19

$\require{AMScd}$
A 1974 paper of R. Lagrange, Amalgamation and epimorphisms in $\mathfrak{m}$-complete Boolean algebras (Algebra Universalis 4 (1974), 277–279, DOI link), settled this affirmatively. In the cited paper, Lagrange shows that for any infinite cardinal $\mathfrak{m}$, the category of $\mathfrak{m}$-complete Boolean algebras with $\mathfrak{m}$-...

14

Yes, it is. The reason is:
every object of your presheaf category is a colimit of representables;
so, every object is a filtered colimit of objects which are finite colimits of representables;
so, applying the definition of a compact object, you get a split monomorphism from your compact object $X$ to a finite colimit $T$ of representables. To conclude, ...

6

Here's a pretty direct way to do this. Choose any presentation by generators $x_1,\ldots,x_n$ and relations $r_1,\ldots,r_m$; say $r_i = z_{i,1} \cdots z_{i,k}$ for $z_{i,1},\ldots,z_{i,k} \in \{x_1^{\pm 1}, \ldots, x_n^{\pm 1}\}$. Firstly, we may assume all $r_i$ have length $k = 3$: the new variables
$$x_{i,j} = z_{i,1} \cdots z_{i,j}$$
for $0 \leq j \leq ...

answered 21 hours ago

R. van Dobben de Bruyn

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6

I believe the answer is yes. Assume, by way of contradiction, that some finitely presented group cannot be so expressed. Then we can choose such a group $G$ where for any generating set of the form $x_1,y_1, x_2,y_2,\ldots, x_n,y_n$ the number of non-permissible relations needed to define $G$ (together with some finite number of permissible relations) is ...

5

I think that Aurelien Djament's answer is essentially correct, but I want to nitpick a bit.
If $\mathcal A$ is any locally finitely presentable category and $\mathcal C \subseteq \mathcal A$ is any strong generator of finitely-presentable objects, then every finitely-presentable object $X \in \mathcal A$ lies in the closure of $\mathcal C$ under finite ...

5

Are there any places one has to be careful to not allow large categories?
No. For the purposes of forming the 2-category of algebraic/topological/differentiable stacks, or more generally, some kind of presentable stacks over a large category there are no size issues. Naively, the 2-category of stacks on $S$ is carved out from the presheaf category $[S^{op},\...

4

One way to write the universal property of this object $E(a)$ is as follows:
a map $x \to E(a)$ is the same as an isomorphism class of epimorphism $x \times a \twoheadrightarrow k$ in $Set/x$, that is a diagram
$$ x \times a \twoheadrightarrow k \to x$$
whose composite is the first projection.
So it does "feel like" a subobject classifier, but it is not ...

4

You can always reduce an arbitrary "zigzag" as in the first definition, to one of length two, as in the second definition, by applying the following trick:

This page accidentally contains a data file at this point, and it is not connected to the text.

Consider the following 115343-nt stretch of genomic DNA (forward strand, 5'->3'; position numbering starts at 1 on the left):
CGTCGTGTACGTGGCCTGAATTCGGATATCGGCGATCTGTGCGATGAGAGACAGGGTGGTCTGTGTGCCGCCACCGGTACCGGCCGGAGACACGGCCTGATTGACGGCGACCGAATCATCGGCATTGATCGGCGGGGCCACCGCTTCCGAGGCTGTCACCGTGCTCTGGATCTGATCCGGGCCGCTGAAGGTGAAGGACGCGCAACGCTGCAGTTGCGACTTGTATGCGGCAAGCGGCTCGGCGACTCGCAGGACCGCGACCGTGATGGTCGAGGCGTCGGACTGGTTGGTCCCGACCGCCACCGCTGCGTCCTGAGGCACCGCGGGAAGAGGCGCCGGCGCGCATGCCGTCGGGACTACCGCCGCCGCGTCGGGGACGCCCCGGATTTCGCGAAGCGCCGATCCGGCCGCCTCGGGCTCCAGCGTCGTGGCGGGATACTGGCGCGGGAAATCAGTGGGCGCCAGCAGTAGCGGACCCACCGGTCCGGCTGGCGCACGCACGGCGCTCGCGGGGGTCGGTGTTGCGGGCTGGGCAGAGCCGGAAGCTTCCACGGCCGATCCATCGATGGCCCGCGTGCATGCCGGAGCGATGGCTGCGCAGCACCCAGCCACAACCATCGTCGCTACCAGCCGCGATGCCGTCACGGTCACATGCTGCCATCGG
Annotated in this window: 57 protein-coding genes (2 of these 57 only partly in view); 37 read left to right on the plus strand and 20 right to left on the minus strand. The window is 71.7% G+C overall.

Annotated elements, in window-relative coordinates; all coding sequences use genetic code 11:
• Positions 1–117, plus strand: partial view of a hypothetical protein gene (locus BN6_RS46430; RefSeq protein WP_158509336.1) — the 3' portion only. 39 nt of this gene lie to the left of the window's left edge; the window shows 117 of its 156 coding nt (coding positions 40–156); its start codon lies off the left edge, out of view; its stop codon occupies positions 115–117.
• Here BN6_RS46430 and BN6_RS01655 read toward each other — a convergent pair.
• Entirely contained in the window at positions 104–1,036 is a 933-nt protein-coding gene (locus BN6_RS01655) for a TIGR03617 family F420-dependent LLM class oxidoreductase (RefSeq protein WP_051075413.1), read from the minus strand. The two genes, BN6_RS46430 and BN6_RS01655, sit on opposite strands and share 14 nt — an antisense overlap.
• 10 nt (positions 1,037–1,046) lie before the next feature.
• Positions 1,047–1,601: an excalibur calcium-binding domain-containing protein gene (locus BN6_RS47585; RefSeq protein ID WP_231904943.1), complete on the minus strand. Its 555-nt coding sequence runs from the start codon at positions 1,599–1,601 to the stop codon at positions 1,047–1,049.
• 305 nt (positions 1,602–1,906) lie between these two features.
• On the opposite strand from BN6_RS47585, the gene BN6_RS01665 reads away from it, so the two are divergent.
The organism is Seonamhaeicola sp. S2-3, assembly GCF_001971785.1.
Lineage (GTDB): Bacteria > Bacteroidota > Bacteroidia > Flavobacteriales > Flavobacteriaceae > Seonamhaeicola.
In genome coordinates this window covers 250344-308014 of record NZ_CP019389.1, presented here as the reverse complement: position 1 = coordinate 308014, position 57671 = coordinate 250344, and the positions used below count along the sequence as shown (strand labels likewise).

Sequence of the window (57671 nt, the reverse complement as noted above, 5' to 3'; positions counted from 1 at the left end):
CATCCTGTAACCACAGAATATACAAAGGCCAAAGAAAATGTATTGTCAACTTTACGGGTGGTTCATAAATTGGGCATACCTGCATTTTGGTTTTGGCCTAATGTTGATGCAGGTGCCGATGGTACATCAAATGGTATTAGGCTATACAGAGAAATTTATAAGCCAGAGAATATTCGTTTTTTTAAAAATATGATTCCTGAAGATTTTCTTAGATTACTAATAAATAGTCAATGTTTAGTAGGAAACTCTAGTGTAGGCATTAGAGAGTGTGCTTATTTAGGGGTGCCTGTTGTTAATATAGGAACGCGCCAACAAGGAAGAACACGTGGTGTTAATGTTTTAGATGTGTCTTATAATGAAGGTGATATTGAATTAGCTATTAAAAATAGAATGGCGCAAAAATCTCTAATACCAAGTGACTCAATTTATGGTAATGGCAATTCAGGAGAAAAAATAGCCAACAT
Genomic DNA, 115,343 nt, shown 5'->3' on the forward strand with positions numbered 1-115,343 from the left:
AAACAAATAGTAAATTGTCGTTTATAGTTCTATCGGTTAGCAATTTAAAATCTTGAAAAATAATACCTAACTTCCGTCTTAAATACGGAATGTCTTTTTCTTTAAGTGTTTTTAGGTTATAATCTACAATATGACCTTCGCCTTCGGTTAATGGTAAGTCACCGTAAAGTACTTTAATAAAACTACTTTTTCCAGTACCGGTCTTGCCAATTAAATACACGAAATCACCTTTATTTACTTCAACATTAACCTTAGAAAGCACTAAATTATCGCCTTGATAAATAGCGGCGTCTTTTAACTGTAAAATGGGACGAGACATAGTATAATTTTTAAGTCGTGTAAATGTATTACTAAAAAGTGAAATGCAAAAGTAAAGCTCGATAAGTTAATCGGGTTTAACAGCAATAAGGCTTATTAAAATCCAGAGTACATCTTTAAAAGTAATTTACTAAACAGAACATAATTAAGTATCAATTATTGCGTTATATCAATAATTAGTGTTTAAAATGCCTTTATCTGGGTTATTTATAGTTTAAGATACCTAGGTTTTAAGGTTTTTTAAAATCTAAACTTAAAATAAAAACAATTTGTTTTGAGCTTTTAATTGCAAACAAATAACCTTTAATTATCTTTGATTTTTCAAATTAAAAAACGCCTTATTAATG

Whenever you encounter morphisms $E_{j-1}\to E_j\to E_{j+1}$ or $E_{j-1}\leftarrow E_j\leftarrow E_{j+1}$ that go in the same direction, take their composite.
Whenever you encounter morphisms of the form ...

3

You can usually extend two modules from $\mathcal{O}$ by a module which is not semisimple for the Cartan subalgebra (i.e. fails to be a weight module). See Exercise 3.1. in [J. E. Humphreys, Representations of semisimple Lie algebras in the BGG category $\mathcal{O}$. Graduate Studies in Mathematics, 94].

2

I don't think this has been considered. Mainly I've never seen it, but also there are specific feature of this notions that makes it unlikely to be a relevant category theoretic notion independently of your other conditions:
It is not really a universal property, in the sense that it does not characterize what are morphisms to $\Omega$ as not all morphisms ...

2

1. The Leibniz rule follows immediately from the last description
of derivations as morphisms of commutative rings X:R→u(M).
Indeed, u(M) is the square-zero extension of some R-module M'
(in the traditional sense), i.e., u(M)=R⊕M'.
Now a morphism of commutative rings f:R→R⊕M' in the slice category C/R
(not in C, as is claimed in the main post) necessarily ...

2

This is a translation of Dmitri Pavlov's answer into a more intrinsic, more geometric, and more elementary language. In particular, I will show that the étale topos of a positive-dimensional variety is never the topos of a topological space.
If $X$ is a topological space, then the associated topos $E = \mathbf{Sh}(X)$ is generated by subobjects of the final ...

answered May 24 at 2:03

R. van Dobben de Bruyn

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1

There are many references where model categories, and their connection to homology, are described more. See this MO question for a list. For the example of $Ch(R)$, there are several model structures. Those that have quasi-isomorphisms as weak equivalences capture homological algebra (e.g., a morphism $f_*: C_* \to D_*$ is a weak equivalence if the map on ...

1

A reference is Section 7.1 of Fosco Loregian's very nice book on coends, which treats co/lax co/ends. In particular, see Example 7.1.9 for a proof of the formula
$$\mathrm{Nat}_\mathrm{lax}(F,G)=\int_{A\in\mathcal{C}}\mkern-2.05em\square\mkern+1.0em\mathsf{Hom}_{\mathcal{D}}(F(A),G(A)).$$
Another reference for bicategorical coends is Chapter 2 of Alexander ...

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